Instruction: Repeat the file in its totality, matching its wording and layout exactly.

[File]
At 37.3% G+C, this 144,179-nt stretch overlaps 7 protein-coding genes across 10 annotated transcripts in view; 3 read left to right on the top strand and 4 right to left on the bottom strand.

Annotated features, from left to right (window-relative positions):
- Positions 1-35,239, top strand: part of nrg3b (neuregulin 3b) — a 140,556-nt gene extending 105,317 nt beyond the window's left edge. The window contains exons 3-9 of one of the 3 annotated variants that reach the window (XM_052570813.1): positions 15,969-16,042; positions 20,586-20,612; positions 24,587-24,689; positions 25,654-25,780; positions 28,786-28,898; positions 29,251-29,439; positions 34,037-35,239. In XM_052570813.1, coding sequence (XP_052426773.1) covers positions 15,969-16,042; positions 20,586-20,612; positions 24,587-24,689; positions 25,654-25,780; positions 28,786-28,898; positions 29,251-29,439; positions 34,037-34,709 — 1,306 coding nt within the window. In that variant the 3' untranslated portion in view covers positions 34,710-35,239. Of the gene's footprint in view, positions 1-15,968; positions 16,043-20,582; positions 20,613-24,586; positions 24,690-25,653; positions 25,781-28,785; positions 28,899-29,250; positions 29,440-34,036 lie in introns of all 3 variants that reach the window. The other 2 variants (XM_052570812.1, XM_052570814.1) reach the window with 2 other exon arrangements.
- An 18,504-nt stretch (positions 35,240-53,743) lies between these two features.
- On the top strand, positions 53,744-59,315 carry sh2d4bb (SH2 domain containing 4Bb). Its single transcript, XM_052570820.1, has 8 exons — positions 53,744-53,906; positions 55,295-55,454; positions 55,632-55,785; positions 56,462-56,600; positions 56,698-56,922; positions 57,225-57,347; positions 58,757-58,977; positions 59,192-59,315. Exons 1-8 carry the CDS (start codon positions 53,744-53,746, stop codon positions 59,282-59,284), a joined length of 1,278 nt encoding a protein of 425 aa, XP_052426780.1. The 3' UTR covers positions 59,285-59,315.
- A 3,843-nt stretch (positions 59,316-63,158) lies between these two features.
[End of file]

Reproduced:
At 37.3% G+C, this 144,179-nt stretch overlaps 7 protein-coding genes across 10 annotated transcripts in view; 3 read left to right on the top strand and 4 right to left on the bottom strand.

Annotated features, from left to right (window-relative positions):
- Positions 1-35,239, top strand: part of nrg3b (neuregulin 3b) — a 140,556-nt gene extending 105,317 nt beyond the window's left edge. The window contains exons 3-9 of one of the 3 annotated variants that reach the window (XM_052570813.1): positions 15,969-16,042; positions 20,586-20,612; positions 24,587-24,689; positions 25,654-25,780; positions 28,786-28,898; positions 29,251-29,439; positions 34,037-35,239. In XM_052570813.1, coding sequence (XP_052426773.1) covers positions 15,969-16,042; positions 20,586-20,612; positions 24,587-24,689; positions 25,654-25,780; positions 28,786-28,898; positions 29,251-29,439; positions 34,037-34,709 — 1,306 coding nt within the window. In that variant the 3' untranslated portion in view covers positions 34,710-35,239. Of the gene's footprint in view, positions 1-15,968; positions 16,043-20,582; positions 20,613-24,586; positions 24,690-25,653; positions 25,781-28,785; positions 28,899-29,250; positions 29,440-34,036 lie in introns of all 3 variants that reach the window. The other 2 variants (XM_052570812.1, XM_052570814.1) reach the window with 2 other exon arrangements.
- An 18,504-nt stretch (positions 35,240-53,743) lies between these two features.
- On the top strand, positions 53,744-59,315 carry sh2d4bb (SH2 domain containing 4Bb). Its single transcript, XM_052570820.1, has 8 exons — positions 53,744-53,906; positions 55,295-55,454; positions 55,632-55,785; positions 56,462-56,600; positions 56,698-56,922; positions 57,225-57,347; positions 58,757-58,977; positions 59,192-59,315. Exons 1-8 carry the CDS (start codon positions 53,744-53,746, stop codon positions 59,282-59,284), a joined length of 1,278 nt encoding a protein of 425 aa, XP_052426780.1. The 3' UTR covers positions 59,285-59,315.
- A 3,843-nt stretch (positions 59,316-63,158) lies between these two features.